So we are told that a unimolecular elementary reaction has a rate law of $k[\text{A}]$ where a termolecular reaction with three unique reagents, $A$, $B$ and $C$ has a rate law of $k[\text{A}][\text{B}][\text{C}]$. Now, other things being equal, and assuming for the sake of argument that the initial concentrations are all greater than 1M, this means that the termolecular elementary reaction is more likely at the outset. But that doesn't make much sense. There may be some statistical mechanics principle that's lost on me but it seems more likely that A bumps into A than, A, B and C come together all at once. So I don't quite follow this reasoning. Is it the case that $k$ is generally quite smaller in these termolecular elementary reactions?


2 Answers 2


I second J M’s answer: the rate does not depend only on concentrations, but the rate constant is key. However, I will add two more comments:

  • First, you cannot compare values of rate constants for reactions of different orders… they don't have the same dimension (unit). So, you cannot say things like “rate constants of third order reactions are typically smaller than those of first-order reactions”.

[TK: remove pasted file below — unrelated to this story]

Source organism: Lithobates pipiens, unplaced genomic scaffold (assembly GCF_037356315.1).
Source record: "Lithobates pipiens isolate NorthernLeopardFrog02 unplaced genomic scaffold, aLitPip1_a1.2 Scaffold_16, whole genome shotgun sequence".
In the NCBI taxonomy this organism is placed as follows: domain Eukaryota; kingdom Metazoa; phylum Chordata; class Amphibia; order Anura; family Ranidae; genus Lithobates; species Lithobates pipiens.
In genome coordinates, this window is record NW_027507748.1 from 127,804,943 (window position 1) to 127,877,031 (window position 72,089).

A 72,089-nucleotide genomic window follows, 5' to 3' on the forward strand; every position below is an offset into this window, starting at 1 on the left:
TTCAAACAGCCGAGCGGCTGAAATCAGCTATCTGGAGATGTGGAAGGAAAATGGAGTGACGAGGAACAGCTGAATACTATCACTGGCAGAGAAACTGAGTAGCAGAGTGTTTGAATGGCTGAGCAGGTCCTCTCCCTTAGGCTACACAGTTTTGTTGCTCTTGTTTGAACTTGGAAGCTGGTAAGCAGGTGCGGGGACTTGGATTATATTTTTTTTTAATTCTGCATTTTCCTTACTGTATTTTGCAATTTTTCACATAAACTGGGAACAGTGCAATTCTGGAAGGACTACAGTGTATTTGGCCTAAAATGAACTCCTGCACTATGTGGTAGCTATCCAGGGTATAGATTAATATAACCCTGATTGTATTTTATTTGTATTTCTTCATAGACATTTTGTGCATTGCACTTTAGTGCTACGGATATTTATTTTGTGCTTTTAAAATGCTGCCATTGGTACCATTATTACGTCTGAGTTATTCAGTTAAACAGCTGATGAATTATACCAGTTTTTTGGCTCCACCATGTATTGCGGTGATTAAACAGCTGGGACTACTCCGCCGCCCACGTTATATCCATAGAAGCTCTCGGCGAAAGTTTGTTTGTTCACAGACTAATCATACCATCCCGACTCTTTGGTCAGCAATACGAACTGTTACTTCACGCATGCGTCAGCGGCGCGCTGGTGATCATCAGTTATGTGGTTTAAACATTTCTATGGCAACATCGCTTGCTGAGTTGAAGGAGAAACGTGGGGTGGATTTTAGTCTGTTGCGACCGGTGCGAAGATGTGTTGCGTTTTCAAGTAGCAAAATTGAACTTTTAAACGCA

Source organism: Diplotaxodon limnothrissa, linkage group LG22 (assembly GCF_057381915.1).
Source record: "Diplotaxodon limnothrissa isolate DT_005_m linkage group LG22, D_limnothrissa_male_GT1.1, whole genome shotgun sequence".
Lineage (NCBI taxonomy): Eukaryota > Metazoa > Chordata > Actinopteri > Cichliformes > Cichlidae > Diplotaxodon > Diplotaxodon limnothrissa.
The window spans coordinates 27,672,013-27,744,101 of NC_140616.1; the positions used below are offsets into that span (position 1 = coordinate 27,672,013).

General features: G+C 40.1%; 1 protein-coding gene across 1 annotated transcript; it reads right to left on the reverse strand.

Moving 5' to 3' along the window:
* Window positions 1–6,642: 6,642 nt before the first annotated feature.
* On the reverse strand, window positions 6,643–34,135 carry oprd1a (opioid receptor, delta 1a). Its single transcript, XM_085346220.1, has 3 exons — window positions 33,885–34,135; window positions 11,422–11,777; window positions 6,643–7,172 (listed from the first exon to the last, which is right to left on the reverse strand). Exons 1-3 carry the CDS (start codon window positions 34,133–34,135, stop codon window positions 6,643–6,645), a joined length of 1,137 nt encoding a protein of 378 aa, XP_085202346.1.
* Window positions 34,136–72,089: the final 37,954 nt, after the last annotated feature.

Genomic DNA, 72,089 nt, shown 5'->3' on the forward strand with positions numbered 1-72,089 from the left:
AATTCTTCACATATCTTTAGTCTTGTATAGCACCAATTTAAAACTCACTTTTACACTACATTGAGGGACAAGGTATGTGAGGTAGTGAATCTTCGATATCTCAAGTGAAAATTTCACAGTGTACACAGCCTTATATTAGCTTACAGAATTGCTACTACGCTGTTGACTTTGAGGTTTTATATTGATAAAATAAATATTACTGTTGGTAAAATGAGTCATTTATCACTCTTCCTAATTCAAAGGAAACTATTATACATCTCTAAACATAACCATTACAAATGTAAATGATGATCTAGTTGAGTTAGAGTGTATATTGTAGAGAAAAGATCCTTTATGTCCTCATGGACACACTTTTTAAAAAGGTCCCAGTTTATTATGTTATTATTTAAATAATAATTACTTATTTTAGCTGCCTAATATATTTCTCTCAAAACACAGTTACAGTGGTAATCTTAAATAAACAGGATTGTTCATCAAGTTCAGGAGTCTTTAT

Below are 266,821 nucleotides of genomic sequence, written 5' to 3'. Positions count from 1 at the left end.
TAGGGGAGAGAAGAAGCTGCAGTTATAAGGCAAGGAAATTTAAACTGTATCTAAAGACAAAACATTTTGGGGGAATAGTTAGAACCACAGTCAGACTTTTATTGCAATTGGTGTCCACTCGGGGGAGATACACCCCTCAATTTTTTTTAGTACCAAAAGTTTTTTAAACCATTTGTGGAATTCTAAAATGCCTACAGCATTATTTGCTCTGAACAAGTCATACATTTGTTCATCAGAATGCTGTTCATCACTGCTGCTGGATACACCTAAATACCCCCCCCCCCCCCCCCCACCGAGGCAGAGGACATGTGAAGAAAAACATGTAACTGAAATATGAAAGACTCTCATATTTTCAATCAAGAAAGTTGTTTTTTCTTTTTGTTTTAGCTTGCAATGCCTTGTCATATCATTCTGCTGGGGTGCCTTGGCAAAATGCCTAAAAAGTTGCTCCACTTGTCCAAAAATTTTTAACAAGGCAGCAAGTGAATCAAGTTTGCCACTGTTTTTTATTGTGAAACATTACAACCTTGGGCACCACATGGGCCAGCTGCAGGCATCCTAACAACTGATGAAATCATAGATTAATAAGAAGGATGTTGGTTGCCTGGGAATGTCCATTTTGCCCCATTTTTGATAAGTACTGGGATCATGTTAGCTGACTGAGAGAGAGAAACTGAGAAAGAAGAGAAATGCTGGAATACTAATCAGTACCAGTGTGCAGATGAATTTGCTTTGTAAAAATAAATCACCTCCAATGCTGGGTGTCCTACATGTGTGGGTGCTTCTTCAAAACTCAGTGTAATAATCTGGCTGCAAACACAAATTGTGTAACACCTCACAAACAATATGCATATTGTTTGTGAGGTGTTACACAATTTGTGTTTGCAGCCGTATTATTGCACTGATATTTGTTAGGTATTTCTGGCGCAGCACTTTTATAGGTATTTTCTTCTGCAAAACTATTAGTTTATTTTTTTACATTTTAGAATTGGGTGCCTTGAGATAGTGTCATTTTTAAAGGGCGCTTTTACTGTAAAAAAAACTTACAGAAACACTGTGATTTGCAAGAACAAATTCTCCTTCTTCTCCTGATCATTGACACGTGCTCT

• However, you can say (and it is true) that reactions rates of high-order elementary reactions tend to be small, because of the low probability of the molecules crossing path.
  • $\begingroup$ Re: units. Good point. $\endgroup$ Sep 3, 2012 at 16:49

That is exactly the case. My professor is famous (well within our group at least) for often saying "A rate is a rate constant times a concentration" You can flood your reaction with a high concentration of reactants, but if the rate constant is 0, nothing happens.

In the case of a termolecular reaction (which usually unlikely), the rate constant is going to be very small.


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